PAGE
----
More Lore – Hometown Heroes

I love making Pathfinder characters. There are so many mechanical options to experiment with, so many class and species combinations, and the archetypes – oh gods the archetypes! It’s not just the mechanical side of character building that I enjoy, though. I love coming up with a character’s concept, the backstory and why they would be interesting to play at the table. I usually start with that, and then go through the lists to select mechanical options that make sense for the background. Other times the mechanics set the tone and I craft a background around the character’s abilities. While it’s tough to run out of mechanical ideas (especially in First Edition), backgrounds can be a bit harder to come by.

This is where the rich lore of Golarion as a setting really shines. There are so many detailed nations, cities, towns, and villages to choose from when designing your character. The First Edition traits mechanic really helped players get some of their background together – probably one of my favorite aspects of PF1’s character building system. Each trait gives you a bonus but also an explanation of how you may have earned that bonus in your pre-adventuring life. These are perfect springboards for diving into the lore of your home region, looking for interesting bits of Golarion history to hang your character’s hat on.

While traits don’t really exist in Second Edition (yet), they still provide inspiration and some ready-made background events to build your character from. I still look through the lists of traits when designing a new character or NPC, thinking about which ones I would have taken if I was using First Edition rules. This process really helps me to zero in on the character’s background in general. Then it’s off to the books of lore (in the Lost Omens Campaign Setting line) to see what changes or current events fit with my character’s concept. Even though the world has undergone tremendous change in the past decade, all of it is still recent enough that your character probably lived through them. This can help you craft a character that incorporates world events and gives you a backstory that feels like it’s ripped from the headlines of the current broadsheets in Absalom.

For example, say you like the looks of the Crusader Tactician regional trait in PF1, which states that your character studied at the Crusader’s War College in Vigil. Since Vigil has recently become a smoking crater in the middle of the Gravelands, obviously this must have been part of your character’s story before the Whispering Tyrant escaped and destroyed the city. So… was your character there where it happened? If so, how did they survive? If not, where were they? How does this impact how old your character is, and where else they’ve traveled? Did you lose friends or family in the attack, and how does that affect your character’s outlook on life? Just picking a single trait can provoke questions to round out a complete character’s history.

This sort of background can also help you distinguish your character at the table, without having to do so mechanically. I’ve seen people make sub-optimal build choices just to avoid being  the same greataxe-wielding barbarian or blaster sorcerer that everyone plays. Instead, you can dive into your character’s background to make your character look and feel different at the table, even if you have similar mechanics. This is also very useful for Organized Play games, where you literally might sit down with a character with very similar mechanics.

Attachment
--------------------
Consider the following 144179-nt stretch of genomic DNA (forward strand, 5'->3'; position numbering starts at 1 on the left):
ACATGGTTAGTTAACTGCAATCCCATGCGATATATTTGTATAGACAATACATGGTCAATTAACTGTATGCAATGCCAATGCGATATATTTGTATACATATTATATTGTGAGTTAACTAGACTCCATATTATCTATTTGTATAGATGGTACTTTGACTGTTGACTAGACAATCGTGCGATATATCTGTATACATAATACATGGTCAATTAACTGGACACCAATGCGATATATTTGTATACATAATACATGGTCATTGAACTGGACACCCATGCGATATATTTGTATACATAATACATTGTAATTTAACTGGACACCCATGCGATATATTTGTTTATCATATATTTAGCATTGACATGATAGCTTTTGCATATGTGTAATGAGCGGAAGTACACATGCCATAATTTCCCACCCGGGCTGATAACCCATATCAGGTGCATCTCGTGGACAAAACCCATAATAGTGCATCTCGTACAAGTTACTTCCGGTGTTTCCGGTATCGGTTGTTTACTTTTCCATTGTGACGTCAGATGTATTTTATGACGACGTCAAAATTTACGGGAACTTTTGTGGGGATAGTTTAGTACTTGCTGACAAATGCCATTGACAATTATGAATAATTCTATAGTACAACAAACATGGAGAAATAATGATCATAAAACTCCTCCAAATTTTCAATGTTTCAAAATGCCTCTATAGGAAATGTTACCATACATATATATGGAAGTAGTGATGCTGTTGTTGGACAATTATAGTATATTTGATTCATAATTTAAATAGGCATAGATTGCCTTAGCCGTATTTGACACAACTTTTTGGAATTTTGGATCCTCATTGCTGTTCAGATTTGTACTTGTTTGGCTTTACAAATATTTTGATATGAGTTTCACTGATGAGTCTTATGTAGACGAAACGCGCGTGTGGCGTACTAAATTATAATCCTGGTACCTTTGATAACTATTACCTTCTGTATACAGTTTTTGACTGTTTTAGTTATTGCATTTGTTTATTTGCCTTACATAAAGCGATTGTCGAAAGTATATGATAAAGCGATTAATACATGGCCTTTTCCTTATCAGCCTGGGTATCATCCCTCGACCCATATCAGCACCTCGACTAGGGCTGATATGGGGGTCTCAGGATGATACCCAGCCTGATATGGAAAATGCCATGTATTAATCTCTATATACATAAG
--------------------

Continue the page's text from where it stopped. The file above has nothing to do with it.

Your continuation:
An example of this is one of my Pathfinder Society First Edition characters, a halfling shadowcaster wizard named Drel.  Other than the archetype, mechanically he’s a pretty standard wizard. By delving into the places he’s lived, I’ve tried to distinguish him from other wizards. Drel was born in Ustalav, so he has a definite accent (not unlike Gru in the Despicable Me movies). How did he come by the shadowcaster archetype? Well, as a player I thought it was cool, and it was on a Chronicle sheet that I earned. But as a character, Drel moved to Nidal when he was younger, when he was captured and enslaved.  While in Nidal he was in service to a wizard who was a shadowcaster, and he escaped with the help of an Osirion man who wanted to steal the secrets of shadow casting for himself. In gratitude for his rescue, Drel helped the Osirian steal his master’s books, and then joined the man’s organization, a lodge within the Pathfinder Society.

In play, Drel latches on to anything that reminds him of home (Ustalav), waxing poetic about Ustalav’s weather, or suspicious villagers, or the beautiful sound of werewolf howls drifting across the lake around full moon. He has little love for the Nidalese and is suspicious of Chelaxians or anyone who uses evil religion to condone their actions. He often compares his second career of Pathfinder to his first career as a slave. (The jury is still out, but often Drel feels it was a lateral move.) Back in the day of external factions, he continued in his service to the man who rescued him: Amenopheus, head of the Scarab Sages faction. Just a couple of bits of lore have provided me with hours of in-world “table talk” that helps the character feel real, and helps the rest of the table immerse themselves in Golarion. Drel has been a big hit with most GMs and players, and is probably my most-requested PC to bring to the table.

Of course, a character’s backstory doesn’t end at level 1 – every adventure becomes a part of your character’s history. Drel has taken a number of items of lore from the PFS scenarios he’s played, whether it’s stories of places or creatures, or the story behind an item he’s purchased off a Chronicle sheet.

Scott Young